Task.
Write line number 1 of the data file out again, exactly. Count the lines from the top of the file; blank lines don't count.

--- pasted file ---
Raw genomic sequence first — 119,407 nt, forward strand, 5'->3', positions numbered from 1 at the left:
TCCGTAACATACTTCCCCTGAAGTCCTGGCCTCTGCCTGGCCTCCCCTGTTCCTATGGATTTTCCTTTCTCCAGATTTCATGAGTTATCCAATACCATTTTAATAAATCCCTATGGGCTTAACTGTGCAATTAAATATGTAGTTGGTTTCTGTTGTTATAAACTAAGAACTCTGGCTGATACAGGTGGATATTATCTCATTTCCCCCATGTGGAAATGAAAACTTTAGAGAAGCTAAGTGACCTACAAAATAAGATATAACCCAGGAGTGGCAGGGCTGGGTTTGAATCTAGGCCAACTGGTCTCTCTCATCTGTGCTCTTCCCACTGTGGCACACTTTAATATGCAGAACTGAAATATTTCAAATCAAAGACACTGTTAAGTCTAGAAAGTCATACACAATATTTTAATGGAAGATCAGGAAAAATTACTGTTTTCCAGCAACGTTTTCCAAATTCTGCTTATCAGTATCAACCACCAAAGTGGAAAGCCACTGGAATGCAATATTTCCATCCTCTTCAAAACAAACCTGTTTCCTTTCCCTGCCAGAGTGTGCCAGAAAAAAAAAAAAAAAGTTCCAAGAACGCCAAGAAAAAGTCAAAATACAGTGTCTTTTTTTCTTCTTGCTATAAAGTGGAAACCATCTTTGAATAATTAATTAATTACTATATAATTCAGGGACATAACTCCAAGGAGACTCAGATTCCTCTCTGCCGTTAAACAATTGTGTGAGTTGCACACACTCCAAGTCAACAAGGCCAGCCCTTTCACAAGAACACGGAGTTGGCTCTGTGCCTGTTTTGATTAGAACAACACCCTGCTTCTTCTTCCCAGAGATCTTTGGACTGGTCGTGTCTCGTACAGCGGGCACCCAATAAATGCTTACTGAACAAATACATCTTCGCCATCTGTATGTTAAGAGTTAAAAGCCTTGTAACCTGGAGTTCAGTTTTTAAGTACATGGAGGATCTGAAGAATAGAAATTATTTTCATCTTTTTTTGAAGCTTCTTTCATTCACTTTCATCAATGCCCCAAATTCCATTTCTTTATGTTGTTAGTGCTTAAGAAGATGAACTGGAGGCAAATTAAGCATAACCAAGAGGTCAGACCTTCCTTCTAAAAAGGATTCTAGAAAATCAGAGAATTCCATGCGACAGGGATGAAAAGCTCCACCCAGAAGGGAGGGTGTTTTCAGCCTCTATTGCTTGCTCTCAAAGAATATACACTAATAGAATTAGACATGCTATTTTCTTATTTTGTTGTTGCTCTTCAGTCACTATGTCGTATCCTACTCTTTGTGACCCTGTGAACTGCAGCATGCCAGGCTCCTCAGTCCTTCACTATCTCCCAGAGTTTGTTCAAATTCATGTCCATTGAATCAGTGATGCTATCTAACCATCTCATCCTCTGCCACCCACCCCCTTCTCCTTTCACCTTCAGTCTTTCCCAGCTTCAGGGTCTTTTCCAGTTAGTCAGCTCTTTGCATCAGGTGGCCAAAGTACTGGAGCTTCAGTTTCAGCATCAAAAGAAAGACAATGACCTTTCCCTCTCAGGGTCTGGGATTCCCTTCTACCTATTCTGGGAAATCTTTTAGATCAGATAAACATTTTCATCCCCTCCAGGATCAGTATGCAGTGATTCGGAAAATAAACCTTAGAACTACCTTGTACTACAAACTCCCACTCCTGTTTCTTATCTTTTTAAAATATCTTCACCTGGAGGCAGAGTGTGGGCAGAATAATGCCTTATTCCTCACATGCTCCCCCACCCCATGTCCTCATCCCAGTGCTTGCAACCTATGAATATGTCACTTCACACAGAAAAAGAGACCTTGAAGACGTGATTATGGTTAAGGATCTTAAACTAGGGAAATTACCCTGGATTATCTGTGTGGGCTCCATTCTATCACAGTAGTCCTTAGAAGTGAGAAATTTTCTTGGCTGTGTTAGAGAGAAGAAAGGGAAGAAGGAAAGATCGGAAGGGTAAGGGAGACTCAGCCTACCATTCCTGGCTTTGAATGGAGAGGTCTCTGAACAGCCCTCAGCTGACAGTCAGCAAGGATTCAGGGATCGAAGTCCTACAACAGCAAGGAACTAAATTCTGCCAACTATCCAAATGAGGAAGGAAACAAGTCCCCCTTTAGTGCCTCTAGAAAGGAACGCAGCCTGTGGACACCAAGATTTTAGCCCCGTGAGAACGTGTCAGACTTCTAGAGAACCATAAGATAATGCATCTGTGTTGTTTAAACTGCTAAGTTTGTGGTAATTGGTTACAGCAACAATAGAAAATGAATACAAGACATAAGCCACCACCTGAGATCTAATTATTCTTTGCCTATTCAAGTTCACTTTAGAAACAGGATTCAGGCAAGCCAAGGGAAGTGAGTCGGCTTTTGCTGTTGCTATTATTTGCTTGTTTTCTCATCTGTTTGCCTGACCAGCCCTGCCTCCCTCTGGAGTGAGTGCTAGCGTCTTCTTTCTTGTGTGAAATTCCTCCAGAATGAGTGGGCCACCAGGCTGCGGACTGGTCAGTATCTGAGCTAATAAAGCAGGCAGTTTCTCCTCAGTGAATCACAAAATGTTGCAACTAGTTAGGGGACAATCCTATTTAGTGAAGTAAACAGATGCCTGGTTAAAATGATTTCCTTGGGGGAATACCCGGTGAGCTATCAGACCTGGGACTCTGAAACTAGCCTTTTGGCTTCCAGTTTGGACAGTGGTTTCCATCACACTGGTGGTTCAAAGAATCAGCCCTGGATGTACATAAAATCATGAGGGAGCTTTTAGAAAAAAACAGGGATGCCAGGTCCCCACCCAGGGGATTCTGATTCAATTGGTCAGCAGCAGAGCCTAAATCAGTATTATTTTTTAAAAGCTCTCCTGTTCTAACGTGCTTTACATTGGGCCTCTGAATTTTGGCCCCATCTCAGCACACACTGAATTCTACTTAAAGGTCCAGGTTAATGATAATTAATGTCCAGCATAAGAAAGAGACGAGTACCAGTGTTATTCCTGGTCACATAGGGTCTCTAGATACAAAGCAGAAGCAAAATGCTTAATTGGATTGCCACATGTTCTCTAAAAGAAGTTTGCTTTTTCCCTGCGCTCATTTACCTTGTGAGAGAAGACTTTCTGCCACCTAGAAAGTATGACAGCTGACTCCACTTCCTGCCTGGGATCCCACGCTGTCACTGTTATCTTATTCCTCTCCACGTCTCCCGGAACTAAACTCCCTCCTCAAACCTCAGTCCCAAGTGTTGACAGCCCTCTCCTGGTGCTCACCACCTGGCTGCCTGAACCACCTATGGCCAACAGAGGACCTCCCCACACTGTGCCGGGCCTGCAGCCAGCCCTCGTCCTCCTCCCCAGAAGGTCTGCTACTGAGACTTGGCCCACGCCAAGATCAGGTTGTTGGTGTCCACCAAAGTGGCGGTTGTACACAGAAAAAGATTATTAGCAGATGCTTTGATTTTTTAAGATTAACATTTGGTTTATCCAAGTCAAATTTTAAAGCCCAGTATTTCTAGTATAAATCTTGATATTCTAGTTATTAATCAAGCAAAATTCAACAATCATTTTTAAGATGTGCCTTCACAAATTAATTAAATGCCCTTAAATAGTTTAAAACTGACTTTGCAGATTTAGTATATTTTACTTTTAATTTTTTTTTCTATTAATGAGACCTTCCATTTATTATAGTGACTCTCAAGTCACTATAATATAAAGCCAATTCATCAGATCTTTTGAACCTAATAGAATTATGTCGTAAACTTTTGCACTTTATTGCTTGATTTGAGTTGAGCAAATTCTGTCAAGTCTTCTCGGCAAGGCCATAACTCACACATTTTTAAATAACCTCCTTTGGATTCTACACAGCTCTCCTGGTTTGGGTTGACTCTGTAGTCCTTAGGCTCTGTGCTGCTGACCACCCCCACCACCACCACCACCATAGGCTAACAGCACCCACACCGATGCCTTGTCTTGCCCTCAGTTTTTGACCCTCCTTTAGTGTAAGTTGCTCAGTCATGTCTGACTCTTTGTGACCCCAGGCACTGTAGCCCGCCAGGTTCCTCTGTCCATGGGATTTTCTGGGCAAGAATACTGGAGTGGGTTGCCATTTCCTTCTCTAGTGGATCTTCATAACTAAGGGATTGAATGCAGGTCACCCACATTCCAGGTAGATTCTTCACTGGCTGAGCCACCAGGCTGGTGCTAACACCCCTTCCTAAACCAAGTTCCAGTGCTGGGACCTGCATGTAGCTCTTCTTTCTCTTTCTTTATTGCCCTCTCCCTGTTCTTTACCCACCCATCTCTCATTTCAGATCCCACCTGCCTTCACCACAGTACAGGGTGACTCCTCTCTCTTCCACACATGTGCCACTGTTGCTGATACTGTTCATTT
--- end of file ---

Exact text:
Raw genomic sequence first — 119,407 nt, forward strand, 5'->3', positions numbered from 1 at the left: